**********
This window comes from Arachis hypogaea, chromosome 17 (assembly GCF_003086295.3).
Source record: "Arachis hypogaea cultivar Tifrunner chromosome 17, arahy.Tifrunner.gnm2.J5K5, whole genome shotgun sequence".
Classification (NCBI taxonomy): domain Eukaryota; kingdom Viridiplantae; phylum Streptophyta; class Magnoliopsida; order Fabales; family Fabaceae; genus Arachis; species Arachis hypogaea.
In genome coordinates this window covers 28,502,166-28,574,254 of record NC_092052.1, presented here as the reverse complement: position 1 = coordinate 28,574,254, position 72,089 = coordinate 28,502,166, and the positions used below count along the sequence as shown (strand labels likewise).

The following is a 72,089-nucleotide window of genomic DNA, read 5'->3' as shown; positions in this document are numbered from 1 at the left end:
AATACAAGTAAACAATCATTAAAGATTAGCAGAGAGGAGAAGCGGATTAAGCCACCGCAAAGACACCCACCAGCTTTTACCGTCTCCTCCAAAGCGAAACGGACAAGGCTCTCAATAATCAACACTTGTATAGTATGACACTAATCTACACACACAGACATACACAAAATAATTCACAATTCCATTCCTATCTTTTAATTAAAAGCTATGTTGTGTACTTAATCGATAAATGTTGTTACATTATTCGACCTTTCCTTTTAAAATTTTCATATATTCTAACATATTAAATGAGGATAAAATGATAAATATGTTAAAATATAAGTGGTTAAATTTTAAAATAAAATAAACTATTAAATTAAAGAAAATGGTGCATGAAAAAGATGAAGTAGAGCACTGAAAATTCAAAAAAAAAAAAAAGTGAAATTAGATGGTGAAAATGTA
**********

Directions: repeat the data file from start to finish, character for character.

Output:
This window comes from Arachis hypogaea, chromosome 17 (assembly GCF_003086295.3).
Source record: "Arachis hypogaea cultivar Tifrunner chromosome 17, arahy.Tifrunner.gnm2.J5K5, whole genome shotgun sequence".
Classification (NCBI taxonomy): domain Eukaryota; kingdom Viridiplantae; phylum Streptophyta; class Magnoliopsida; order Fabales; family Fabaceae; genus Arachis; species Arachis hypogaea.
In genome coordinates this window covers 28,502,166-28,574,254 of record NC_092052.1, presented here as the reverse complement: position 1 = coordinate 28,574,254, position 72,089 = coordinate 28,502,166, and the positions used below count along the sequence as shown (strand labels likewise).

The following is a 72,089-nucleotide window of genomic DNA, read 5'->3' as shown; positions in this document are numbered from 1 at the left end:
AATACAAGTAAACAATCATTAAAGATTAGCAGAGAGGAGAAGCGGATTAAGCCACCGCAAAGACACCCACCAGCTTTTACCGTCTCCTCCAAAGCGAAACGGACAAGGCTCTCAATAATCAACACTTGTATAGTATGACACTAATCTACACACACAGACATACACAAAATAATTCACAATTCCATTCCTATCTTTTAATTAAAAGCTATGTTGTGTACTTAATCGATAAATGTTGTTACATTATTCGACCTTTCCTTTTAAAATTTTCATATATTCTAACATATTAAATGAGGATAAAATGATAAATATGTTAAAATATAAGTGGTTAAATTTTAAAATAAAATAAACTATTAAATTAAAGAAAATGGTGCATGAAAAAGATGAAGTAGAGCACTGAAAATTCAAAAAAAAAAAAAAGTGAAATTAGATGGTGAAAATGTA